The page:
I am still trying to understand the commercial and contractual nature of these musical numbers. If your lead actors sing a certain number of songs in a films (like Peter Alexander in Die Abenteuer des Grafen Bobby or Marilyn Monroe in Some Like It Hot), then I have no doubt that there are specific contracts put in place well in advance which detail publicity work and divide profits between films studio and record label. But with musical numbers that are simply shoehorned in, like most of the songs in this film, the question is: who profits, and who is paying whom? Are Peppino di Capri or the Kessler Twins a “big catch” for the studio in 1963; one that would mean they pay money to an artist’s record label or music management in order to have them in their film, because having them in the film would have a measurable positive effect a the box office? Or is it the other way round?; with the label/management paying the studio percentages or a one-off payola in order to have a song by “their” artist featured in a film headlined by Bill Ramsey?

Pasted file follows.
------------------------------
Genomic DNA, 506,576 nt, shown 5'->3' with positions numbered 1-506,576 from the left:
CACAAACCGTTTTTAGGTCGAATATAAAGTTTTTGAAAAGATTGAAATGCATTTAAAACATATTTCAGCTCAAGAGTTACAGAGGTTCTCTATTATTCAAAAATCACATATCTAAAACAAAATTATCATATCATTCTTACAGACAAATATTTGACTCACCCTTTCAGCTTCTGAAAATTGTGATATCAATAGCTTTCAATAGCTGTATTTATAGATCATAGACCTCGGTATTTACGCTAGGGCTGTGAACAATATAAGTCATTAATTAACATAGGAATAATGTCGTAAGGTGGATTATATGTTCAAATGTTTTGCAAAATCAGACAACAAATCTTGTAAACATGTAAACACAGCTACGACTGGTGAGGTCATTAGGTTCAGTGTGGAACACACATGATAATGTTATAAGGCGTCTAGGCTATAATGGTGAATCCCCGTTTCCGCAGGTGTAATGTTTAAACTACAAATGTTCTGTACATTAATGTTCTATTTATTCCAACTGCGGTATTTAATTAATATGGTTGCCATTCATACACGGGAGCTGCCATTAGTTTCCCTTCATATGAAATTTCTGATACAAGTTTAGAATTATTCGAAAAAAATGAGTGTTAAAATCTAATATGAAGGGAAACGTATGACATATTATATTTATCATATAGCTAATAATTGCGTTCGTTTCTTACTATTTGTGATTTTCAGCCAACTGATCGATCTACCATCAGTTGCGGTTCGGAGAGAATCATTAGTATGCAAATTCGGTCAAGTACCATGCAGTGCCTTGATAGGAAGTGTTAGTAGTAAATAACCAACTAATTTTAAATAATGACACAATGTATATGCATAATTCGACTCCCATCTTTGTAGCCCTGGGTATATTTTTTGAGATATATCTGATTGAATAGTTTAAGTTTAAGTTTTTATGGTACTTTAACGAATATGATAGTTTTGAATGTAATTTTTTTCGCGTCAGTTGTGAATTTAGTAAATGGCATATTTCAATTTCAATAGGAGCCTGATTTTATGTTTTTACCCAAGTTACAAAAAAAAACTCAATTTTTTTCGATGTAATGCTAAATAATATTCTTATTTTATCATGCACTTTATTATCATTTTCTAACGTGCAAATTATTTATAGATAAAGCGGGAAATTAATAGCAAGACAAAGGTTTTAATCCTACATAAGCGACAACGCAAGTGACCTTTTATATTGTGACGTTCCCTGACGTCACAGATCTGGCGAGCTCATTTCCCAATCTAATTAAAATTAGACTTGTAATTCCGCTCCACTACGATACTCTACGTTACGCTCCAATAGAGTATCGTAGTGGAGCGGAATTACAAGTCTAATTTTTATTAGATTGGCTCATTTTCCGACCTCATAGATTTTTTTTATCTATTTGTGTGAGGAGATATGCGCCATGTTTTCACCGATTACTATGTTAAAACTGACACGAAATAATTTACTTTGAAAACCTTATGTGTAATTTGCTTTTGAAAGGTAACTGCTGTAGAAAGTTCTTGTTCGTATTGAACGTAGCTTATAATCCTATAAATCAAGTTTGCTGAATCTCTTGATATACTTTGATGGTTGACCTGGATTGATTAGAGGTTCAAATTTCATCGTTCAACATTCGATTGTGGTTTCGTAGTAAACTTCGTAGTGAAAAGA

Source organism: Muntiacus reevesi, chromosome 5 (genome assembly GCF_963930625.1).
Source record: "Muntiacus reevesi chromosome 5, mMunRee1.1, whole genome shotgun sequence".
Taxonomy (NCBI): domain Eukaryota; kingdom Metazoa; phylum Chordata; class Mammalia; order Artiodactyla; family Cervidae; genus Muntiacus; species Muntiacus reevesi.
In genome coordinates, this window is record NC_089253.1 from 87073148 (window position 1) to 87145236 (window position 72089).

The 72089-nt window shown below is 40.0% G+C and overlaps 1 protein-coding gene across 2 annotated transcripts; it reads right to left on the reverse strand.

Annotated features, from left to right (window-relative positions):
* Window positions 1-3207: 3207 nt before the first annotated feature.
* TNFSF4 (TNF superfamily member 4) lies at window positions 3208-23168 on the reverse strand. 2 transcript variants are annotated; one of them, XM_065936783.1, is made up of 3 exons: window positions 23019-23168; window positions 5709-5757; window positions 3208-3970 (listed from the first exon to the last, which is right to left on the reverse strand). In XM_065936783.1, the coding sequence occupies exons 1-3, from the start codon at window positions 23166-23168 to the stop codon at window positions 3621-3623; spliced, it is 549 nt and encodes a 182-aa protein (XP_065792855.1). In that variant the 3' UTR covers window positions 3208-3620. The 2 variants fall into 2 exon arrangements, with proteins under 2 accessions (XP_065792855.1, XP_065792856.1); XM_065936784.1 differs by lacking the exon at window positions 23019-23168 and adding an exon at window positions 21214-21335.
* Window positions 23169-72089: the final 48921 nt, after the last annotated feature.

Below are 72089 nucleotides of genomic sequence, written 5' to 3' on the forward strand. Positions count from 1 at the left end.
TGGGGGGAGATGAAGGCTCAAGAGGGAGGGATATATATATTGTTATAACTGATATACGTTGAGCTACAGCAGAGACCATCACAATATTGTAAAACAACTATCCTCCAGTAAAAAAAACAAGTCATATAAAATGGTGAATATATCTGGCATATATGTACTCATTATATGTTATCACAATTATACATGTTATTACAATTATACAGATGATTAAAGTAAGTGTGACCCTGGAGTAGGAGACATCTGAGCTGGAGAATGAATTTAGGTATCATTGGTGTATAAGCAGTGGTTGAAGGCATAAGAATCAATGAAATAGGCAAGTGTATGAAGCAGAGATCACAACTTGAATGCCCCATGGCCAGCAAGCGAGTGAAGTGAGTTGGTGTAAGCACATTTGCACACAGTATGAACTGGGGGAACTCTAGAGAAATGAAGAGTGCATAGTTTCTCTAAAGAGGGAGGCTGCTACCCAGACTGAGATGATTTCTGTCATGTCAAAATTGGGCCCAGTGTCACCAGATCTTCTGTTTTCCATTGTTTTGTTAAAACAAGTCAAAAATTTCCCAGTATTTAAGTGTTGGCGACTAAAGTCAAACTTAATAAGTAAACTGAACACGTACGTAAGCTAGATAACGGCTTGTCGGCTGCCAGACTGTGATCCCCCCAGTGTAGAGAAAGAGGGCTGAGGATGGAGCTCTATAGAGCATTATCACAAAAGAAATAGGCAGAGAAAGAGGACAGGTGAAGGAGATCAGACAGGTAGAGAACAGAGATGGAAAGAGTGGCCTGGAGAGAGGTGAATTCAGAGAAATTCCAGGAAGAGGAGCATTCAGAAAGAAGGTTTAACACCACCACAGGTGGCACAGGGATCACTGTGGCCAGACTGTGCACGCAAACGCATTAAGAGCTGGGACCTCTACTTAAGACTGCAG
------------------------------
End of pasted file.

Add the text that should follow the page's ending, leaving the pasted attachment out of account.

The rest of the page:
Given that this is an Austrian-Italian co-production, I am also wondering about the choice of songs. Two of them are in English, the rest are in German. And the only Italian singer featured here is singing in English. So how useful was it for a film to be released in Italian cinemas (under the title Ballo in maschera da Scotland Yard) to have that many German songs? Including the song that film takes both its German and Italian title from.
Since most of the musical numbers in this film are unconnected to the plot (merely a part of the TV broadcasts in the story), it would have been feasible to re-cut this film and put in different songs depending on the release market. Something that would have been no problem on a technical level, and something that would undoubtedly be done today (opting for more Asian musicians for a release in China; or for license-free numbers once a film hits the streaming services); but it seems unlikely to me that this was done back in ’63 with this film, and I have found no information to the contrary.